Startup Pitch: 5 Questions to Ask Yourself Before You Approach an Investor
Or how to get to a ‘Yes’ when you keep getting a ‘No’
Some startup founders messaged me on LinkedIn to ask for help on their pitch after I wrote about my first pitch experience here:
They usually don’t understand why they’re not getting a yes as easily as I did. They then ask me to review their pitch deck to identify the problem. The same thing happened when I did my first pitch. The other startup founders approached me when they saw two investors talking to me that day.
I came up with 5 questions to ask before pitching to a potential investor. Working with VCs in the past has helped me understand them better. So, even before co-founding my own startup, I already had a good idea of what they look for when investing.
Before you pitch to a potential investor, I invite you to ask yourself the following questions:
1. Does the business match the portfolio of the investor you are pitching to?
If you are in the Food and Beverage industry, it may not be useful to pitch to a VC with a purely Fintech portfolio. Knowing who you are pitching to is an advantage.
According to Leta Capital, Investors usually look to finance businesses they have domain expertise in. So do your research. If you’re pitching to a specific person, try to find out more about the companies they’ve invested in before. Do a Google search and look through the first 10 results.
Check their LinkedIn profile for past posts where they talk about investments made. You can also check other social media channels such as YouTube, Facebook, or Twitter.
2. Does your startup team have all the skills for success?
When I review the pitch deck of most startup founders that asked for help, they list their co-founders and the positions they’ve given themselves. I end up asking them about their background or I check out their LinkedIn profile.
First off, don’t make the potential investor do this work for you. If you have a slide listing your co-founders, add the background they have that relates to the position.
Secondly, make sure you choose co-founders because they bring something to the table. Choosing co-founders because they are your friends is not a sustainable way to do business.
Finally, do not assign titles to co-founders for the sake of having someone fill the position. A person with a technical background shouldn’t be your marketing head because he has a popular blog.
Think of the skill sets you will need to make your startup work — it could include people with skills in the technical department, marketing, logistics, or finance. Find experts in these fields with a proven track record for success and decide whether they are the people you want to work with on your startup journey.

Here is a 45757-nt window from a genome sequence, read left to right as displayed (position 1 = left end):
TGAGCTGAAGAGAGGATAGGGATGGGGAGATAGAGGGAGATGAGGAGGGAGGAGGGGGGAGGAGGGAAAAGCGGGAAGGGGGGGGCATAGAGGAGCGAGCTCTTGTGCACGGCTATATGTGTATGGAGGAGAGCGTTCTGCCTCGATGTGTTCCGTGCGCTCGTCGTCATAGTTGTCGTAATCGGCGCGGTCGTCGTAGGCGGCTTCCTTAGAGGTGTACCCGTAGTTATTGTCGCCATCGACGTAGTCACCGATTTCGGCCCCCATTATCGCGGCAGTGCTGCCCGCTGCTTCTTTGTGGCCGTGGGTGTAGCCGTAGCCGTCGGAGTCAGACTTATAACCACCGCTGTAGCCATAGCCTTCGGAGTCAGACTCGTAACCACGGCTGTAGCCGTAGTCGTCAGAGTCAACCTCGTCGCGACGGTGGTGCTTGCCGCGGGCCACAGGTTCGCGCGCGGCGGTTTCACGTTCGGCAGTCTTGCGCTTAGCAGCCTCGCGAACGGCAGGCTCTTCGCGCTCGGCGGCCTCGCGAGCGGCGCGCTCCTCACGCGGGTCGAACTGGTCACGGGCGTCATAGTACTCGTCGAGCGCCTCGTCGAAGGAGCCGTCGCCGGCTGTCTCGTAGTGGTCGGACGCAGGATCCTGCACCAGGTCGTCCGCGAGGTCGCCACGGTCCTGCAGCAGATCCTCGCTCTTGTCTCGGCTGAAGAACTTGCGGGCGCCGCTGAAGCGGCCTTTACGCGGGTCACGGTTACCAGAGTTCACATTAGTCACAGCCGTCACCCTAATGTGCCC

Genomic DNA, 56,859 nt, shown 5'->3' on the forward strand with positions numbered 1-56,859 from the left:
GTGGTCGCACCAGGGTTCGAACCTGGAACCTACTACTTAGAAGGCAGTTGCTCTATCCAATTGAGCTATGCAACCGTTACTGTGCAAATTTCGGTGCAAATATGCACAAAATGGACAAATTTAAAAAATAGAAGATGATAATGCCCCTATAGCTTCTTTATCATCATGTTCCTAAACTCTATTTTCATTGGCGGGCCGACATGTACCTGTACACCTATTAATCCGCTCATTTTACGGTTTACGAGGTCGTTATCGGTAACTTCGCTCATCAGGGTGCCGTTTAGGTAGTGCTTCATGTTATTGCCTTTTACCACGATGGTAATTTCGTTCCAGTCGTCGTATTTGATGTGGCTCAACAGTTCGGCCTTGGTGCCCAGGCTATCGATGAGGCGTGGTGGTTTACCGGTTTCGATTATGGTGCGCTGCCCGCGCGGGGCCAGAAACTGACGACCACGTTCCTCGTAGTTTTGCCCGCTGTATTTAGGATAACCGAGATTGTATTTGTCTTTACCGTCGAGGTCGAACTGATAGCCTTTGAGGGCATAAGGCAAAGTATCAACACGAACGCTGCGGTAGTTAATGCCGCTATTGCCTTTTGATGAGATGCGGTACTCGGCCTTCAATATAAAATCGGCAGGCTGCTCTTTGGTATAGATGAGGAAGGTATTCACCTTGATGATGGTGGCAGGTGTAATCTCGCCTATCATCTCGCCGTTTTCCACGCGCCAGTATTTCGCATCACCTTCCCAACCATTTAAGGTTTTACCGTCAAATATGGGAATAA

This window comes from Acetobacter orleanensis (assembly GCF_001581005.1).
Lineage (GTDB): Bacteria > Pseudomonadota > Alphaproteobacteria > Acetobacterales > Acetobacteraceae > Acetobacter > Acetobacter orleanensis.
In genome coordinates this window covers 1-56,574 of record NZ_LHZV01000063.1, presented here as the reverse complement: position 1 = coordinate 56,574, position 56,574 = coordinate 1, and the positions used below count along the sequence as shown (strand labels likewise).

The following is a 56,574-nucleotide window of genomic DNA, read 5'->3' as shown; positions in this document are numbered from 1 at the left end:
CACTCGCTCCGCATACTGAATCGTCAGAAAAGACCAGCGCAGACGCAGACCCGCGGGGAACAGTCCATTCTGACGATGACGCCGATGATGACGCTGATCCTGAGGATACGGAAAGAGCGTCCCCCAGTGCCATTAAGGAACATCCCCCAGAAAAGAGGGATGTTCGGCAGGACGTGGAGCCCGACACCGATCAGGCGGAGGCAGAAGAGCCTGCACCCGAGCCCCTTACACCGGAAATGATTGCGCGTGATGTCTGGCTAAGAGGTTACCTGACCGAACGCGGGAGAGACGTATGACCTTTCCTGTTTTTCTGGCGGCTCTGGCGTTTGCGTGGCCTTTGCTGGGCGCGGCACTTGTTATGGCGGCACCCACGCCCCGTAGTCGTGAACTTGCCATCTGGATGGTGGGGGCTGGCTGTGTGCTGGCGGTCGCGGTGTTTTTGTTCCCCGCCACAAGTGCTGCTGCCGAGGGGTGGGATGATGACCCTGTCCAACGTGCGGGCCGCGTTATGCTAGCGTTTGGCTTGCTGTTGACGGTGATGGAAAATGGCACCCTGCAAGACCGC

3. Do you have your customer acquisition or growth plan in place?
One of the more challenging aspects of being a startup is finding people who will use your service or product for the first time. If you already have traction, prioritize presenting your numbers.
This shows proof of concept. Talk about how you achieved those numbers and how you plan to expand your reach.
If you’re an early-stage startup with no traction yet, the best thing to do is to present the marketing strategy you will use to get your first few users. Talk about the realistic results you expect out of your acquisition plan.
4. Are you telling YOUR story?
Investors are interested in the background information of your business. They want to know how you came up with the idea and why you want it to succeed.
Talk about the problem you’ve discovered and what you’re doing differently to address it. Always answer the question: What is your vision?
Remember, the people you are pitching to may not have the same specialization as you, so don’t assume they understand what you are talking about right away.
Put everything in the proper context for them through effective storytelling.
Vani Kola wrote a great article on storytelling startup pitches here:
She tells it from the VC perspective and walks readers through each part of the storytelling style with great examples.
5. Is your pitch memorable?
Investors hear hundreds of pitches a month, what would yours stand out? Always practice your pitch. Ask friends and family to listen to it. Then ask them to tell you what they’ve understood from your pitch.
Are you communicating your point clearly? Find out what they liked about it and what they remember most from your presentation. Record yourself doing your pitch so you can do your own analysis, edit and refine your deck.
Last but not the least, do it with passion. The Journal of Business Venturing published an fMRI study linking founder passion with neural engagement and interest from investors during startup pitches.
According to the findings, “founders displaying high passion increase investor neural engagement by 39% and investor interest in the venture by 26% over those displaying low passion.”